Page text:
According to the Key Equity Release Market Monitor, the number of new plans taken out also slipped by three per cent from 47,081 to 45,598.
The last three months of the year appeared to return to growth with £921m released compared with £887m the quarter before, as well as an increase in plan sales to 11,820 from 11,722. Key suggested this indicated a rise in consumer confidence.
Homeowners released nearly £9.5m of property wealth a day in 2019 but consumer caution and the dominance of drawdown saw the average amount released fall marginally to £75,631 compared with £76,473 in 2018.
The Market Monitor, which analyses data reflecting both Equity Release Council members and non-members, showed Northern Ireland with the biggest rise in value released at 17 per cent year-on-year and in plan sales at nine per cent.
Wales saw value released rise by 10 per cent and plans sales by eight per cent while the West Midlands recorded gains in value released of 11 per cent and plan sales by seven per cent.
The figures will be disappointing for the industry which had seen strong growth over recent years but failed to break the £4bn mark.
In December the FCA confirmed it was reviewing equity release and later life lending in a bid to identify “any potential harms and how these can be reduced”, which was generally welcomed by the industry.
Meanwhile, research conducted by London School of Economics (LSE) for Family Building Society published this week found there was still wariness about the product from older homeowners and concern about sourcing holistic advice.
Drawdown plans accounted for 73 per cent of the market last year, up from 64 per cent in 2018. The total market including unused drawdown facilities was worth £4.9bn in 2019 compared with £5bn previously.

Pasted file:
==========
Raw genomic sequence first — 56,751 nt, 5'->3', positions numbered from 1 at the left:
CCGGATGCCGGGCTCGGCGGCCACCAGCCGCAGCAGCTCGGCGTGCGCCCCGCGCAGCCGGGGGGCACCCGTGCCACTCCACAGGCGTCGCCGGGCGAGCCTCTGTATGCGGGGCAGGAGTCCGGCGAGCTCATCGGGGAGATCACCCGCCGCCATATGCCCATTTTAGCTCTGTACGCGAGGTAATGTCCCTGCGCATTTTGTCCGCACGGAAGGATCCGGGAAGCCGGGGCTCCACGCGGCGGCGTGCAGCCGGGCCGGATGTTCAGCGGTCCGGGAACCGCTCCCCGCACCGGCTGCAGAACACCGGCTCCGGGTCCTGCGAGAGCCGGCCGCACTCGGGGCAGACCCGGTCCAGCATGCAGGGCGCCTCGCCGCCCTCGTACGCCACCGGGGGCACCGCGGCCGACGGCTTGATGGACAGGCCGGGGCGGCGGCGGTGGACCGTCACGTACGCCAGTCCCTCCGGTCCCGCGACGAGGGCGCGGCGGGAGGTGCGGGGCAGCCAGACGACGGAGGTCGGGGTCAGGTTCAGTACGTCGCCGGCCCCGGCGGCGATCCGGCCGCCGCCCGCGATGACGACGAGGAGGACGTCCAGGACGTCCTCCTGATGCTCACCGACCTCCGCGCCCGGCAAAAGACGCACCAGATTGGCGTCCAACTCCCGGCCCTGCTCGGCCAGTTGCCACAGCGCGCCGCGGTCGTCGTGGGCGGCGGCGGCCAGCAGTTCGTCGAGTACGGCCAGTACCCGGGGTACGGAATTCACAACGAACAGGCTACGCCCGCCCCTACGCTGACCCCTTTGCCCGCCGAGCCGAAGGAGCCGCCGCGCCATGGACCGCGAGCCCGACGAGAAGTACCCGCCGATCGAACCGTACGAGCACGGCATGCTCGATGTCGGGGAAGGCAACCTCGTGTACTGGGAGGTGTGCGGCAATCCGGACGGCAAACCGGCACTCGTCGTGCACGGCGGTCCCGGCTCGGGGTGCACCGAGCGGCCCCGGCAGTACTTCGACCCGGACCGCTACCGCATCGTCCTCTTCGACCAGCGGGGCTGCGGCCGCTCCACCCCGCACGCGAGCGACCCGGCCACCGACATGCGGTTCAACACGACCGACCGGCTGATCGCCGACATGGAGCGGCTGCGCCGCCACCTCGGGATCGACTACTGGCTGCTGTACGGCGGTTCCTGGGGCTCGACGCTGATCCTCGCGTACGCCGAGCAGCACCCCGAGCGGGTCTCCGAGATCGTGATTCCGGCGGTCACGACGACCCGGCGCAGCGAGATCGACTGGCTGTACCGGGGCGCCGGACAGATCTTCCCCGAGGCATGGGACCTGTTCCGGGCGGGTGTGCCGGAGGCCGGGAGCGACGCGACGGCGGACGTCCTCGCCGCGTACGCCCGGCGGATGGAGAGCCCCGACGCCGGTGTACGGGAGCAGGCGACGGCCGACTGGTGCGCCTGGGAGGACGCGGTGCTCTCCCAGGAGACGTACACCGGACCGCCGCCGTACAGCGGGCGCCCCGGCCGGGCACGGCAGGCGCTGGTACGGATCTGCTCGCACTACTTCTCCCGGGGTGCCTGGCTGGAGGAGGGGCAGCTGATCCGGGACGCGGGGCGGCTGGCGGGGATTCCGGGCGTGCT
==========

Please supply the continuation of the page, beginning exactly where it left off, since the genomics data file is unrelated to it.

Key suggested an increase in equity release products offering drawdown features had resulted in borrowers leaning towards this option.
Enhanced drawdown – which offers improved terms to customers with health or lifestyle issues – accounted for 20 per cent of equity release sales compared with 27 per cent for lifetime mortgage sales in total.
The numbers of customers switching from existing equity release plans rose to five per cent in 2019 compared with four per cent in the previous year.
Some 29 per cent of equity release customers in 2019 used some or all of the cash to pay off loans or credit cards while 20 per cent used money to clear existing mortgages.
Additionally, 64 per cent of customers used some or all of the cash they released to improve their homes or gardens while 32 per cent funded holidays.
Gifting family continued to be a motivation for equity release as 28 per cent used the money for this purpose.
Growth not realised
Will Hale (pictured), CEO at Key, said last year was a busy year for the sector, with more funders than ever before in the market and more than 300 different plans as well as growing consumer interest.
“That said, we did not see the continued double digit growth that we have seen in recent years as consumers – unsettled by current economic and political events – chose to defer decisions around how housing equity might help them in later life,” he said.
Hale said despite the falls seen in value and volume of equity release taken out, the last two quarters indicated potential continued growth in the market.
“There are more than 24 million over-55s in the UK so market drivers remain strong and as consumer confidence grows, we will increasingly see more people looking to take advantage of the innovative new products and continued low rates,” he added.